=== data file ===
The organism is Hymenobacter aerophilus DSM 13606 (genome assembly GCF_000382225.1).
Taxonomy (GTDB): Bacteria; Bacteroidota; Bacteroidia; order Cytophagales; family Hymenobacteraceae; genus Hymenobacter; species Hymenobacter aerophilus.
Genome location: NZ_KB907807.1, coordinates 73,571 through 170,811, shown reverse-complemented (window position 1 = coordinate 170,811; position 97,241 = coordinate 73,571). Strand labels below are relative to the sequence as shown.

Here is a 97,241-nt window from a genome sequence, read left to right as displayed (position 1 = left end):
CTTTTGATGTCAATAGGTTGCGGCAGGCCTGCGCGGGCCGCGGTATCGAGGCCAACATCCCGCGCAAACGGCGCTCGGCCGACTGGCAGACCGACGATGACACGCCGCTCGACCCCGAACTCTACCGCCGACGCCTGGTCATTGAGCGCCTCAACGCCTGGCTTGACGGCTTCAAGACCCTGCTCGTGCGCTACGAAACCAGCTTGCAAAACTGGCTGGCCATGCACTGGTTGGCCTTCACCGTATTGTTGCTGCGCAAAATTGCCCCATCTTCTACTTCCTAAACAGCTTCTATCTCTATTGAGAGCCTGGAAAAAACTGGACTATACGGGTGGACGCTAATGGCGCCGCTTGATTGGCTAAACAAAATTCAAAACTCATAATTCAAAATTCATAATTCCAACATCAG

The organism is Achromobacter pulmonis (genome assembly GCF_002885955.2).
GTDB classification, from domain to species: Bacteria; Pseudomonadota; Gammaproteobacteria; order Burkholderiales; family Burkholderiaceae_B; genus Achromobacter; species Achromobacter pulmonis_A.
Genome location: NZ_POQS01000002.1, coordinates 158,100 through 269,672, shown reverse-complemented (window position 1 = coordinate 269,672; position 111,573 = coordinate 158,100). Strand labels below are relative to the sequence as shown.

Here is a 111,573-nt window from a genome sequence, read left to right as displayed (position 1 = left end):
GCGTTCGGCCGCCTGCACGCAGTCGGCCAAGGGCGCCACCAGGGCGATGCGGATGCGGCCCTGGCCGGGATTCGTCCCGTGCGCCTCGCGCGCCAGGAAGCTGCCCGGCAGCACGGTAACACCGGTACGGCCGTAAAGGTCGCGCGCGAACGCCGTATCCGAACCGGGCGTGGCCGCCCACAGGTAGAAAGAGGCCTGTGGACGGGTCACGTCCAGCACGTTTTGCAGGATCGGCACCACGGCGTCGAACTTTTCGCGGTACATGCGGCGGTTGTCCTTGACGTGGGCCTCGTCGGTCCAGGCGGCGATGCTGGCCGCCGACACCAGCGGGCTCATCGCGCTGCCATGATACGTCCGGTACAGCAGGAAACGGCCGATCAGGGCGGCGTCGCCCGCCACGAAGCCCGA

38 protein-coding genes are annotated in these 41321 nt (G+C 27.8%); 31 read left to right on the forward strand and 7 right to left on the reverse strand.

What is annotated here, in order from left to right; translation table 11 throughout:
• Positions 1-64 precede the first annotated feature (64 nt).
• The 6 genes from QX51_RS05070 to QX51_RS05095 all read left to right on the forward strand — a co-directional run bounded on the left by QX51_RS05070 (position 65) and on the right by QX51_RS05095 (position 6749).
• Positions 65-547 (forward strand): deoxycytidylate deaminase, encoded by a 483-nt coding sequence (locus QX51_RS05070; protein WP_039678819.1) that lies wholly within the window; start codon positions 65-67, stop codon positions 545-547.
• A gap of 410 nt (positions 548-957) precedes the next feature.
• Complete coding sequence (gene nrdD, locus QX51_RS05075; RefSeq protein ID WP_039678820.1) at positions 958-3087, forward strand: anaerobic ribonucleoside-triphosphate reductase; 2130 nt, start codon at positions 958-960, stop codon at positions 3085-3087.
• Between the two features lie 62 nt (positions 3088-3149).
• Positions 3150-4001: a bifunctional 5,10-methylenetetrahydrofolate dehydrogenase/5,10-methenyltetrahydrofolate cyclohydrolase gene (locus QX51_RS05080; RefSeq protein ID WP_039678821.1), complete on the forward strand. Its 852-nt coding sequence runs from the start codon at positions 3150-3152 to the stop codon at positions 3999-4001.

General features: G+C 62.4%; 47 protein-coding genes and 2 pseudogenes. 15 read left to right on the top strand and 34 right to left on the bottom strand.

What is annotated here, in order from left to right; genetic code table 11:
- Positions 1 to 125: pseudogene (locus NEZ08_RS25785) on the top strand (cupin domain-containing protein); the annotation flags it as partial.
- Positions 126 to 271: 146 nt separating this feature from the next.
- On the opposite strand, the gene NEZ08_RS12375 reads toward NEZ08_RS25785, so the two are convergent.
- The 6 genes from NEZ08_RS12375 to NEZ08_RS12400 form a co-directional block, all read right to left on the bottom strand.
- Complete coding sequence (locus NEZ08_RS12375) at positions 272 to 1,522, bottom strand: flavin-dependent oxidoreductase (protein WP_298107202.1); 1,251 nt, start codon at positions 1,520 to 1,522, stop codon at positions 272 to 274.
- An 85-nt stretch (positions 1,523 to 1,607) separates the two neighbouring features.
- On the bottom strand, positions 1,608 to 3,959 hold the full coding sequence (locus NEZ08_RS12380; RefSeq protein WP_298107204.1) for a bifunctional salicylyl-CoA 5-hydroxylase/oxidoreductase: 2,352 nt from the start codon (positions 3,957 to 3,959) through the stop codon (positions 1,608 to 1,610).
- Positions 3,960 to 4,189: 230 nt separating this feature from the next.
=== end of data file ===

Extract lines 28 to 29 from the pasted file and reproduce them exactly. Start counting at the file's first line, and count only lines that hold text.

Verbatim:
- On the bottom strand, positions 1,608 to 3,959 hold the full coding sequence (locus NEZ08_RS12380; RefSeq protein WP_298107204.1) for a bifunctional salicylyl-CoA 5-hydroxylase/oxidoreductase: 2,352 nt from the start codon (positions 3,957 to 3,959) through the stop codon (positions 1,608 to 1,610).
- Positions 3,960 to 4,189: 230 nt separating this feature from the next.